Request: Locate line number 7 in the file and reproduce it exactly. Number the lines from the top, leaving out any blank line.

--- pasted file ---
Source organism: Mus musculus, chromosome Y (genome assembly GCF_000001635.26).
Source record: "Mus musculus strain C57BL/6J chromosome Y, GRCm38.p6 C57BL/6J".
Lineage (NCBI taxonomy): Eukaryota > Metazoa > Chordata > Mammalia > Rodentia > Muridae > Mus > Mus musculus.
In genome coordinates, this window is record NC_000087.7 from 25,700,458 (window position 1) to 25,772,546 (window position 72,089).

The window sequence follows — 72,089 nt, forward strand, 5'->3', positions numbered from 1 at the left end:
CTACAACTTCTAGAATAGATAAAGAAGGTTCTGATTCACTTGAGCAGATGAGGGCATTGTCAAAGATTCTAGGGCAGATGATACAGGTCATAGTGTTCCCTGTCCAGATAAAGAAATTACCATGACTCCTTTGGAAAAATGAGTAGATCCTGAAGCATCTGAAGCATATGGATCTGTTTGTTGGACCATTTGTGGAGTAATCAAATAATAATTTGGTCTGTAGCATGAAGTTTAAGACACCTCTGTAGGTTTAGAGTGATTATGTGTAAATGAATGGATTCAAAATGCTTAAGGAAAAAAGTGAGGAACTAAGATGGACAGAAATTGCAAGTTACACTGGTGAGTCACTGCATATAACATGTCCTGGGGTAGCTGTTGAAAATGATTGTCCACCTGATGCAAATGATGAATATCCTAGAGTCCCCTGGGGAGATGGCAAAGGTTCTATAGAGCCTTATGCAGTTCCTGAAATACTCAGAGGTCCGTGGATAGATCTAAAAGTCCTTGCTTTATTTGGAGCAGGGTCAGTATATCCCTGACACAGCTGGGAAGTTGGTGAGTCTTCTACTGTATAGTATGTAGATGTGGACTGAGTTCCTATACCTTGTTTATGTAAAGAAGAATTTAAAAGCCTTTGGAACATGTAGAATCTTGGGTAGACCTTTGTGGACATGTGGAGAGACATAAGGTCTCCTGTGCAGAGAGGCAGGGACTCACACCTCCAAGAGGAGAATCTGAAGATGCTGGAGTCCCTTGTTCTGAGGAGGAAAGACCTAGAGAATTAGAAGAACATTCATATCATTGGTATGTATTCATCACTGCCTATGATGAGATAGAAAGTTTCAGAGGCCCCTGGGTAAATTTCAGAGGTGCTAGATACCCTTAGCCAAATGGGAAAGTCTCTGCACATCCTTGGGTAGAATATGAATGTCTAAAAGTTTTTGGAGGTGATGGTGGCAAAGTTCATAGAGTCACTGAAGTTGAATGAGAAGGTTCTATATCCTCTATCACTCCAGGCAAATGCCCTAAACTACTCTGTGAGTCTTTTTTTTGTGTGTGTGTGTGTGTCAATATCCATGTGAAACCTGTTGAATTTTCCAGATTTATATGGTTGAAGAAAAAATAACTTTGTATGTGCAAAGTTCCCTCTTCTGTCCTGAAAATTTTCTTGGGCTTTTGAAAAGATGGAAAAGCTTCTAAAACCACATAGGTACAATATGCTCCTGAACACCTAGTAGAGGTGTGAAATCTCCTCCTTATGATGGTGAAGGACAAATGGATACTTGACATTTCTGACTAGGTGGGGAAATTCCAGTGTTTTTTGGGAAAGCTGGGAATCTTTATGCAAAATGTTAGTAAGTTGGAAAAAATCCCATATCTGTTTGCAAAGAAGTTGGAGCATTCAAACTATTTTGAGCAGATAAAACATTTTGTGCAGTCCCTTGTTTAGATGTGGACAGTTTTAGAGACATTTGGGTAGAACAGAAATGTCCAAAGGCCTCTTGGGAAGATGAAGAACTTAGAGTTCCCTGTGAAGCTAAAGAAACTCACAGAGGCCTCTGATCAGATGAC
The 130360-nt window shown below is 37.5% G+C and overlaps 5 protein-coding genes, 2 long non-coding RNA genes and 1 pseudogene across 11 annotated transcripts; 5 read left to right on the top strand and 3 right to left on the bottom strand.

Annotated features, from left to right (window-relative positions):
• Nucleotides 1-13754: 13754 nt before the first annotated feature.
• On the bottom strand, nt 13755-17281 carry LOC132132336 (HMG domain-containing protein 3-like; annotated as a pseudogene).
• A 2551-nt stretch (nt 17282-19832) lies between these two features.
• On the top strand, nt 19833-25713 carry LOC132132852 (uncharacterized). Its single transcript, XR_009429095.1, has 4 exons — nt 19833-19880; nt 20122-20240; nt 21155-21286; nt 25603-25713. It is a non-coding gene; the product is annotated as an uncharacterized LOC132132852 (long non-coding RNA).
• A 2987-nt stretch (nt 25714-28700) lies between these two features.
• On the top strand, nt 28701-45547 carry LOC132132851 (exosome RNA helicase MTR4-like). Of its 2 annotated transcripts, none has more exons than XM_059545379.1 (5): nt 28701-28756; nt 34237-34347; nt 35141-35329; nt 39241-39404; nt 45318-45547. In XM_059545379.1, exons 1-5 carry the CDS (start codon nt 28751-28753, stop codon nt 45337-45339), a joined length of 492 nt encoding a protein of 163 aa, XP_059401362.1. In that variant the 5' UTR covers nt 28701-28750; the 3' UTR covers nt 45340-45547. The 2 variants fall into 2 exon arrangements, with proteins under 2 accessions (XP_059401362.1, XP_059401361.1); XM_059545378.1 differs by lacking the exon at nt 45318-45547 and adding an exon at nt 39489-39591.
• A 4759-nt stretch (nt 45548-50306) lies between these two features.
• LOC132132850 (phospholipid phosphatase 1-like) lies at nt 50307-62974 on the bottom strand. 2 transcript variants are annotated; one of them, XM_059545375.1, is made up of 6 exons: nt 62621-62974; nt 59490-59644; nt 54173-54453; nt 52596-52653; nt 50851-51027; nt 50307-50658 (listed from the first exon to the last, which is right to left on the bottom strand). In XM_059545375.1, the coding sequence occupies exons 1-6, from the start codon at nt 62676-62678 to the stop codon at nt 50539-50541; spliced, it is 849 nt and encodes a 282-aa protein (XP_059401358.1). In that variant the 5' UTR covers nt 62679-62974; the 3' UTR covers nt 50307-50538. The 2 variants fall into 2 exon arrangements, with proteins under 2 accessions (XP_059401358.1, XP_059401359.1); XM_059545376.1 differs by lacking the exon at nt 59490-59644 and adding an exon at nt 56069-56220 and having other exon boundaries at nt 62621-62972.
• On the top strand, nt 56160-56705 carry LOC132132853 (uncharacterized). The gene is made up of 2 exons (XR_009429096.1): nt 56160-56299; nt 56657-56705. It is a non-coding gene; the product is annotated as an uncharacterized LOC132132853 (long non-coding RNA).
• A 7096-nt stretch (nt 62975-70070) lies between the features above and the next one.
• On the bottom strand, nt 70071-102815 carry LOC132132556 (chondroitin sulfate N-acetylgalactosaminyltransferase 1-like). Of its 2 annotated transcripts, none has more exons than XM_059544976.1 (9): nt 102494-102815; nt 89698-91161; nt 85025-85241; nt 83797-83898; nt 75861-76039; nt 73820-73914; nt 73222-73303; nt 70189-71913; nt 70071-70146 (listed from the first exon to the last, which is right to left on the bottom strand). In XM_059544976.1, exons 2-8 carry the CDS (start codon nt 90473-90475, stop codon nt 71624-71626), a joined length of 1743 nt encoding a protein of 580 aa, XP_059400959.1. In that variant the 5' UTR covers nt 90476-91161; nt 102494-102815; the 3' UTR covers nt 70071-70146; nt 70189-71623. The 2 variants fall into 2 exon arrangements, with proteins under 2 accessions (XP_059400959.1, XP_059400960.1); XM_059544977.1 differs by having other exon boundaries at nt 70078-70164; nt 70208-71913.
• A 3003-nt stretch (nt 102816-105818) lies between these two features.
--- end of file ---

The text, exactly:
The 130360-nt window shown below is 37.5% G+C and overlaps 5 protein-coding genes, 2 long non-coding RNA genes and 1 pseudogene across 11 annotated transcripts; 5 read left to right on the top strand and 3 right to left on the bottom strand.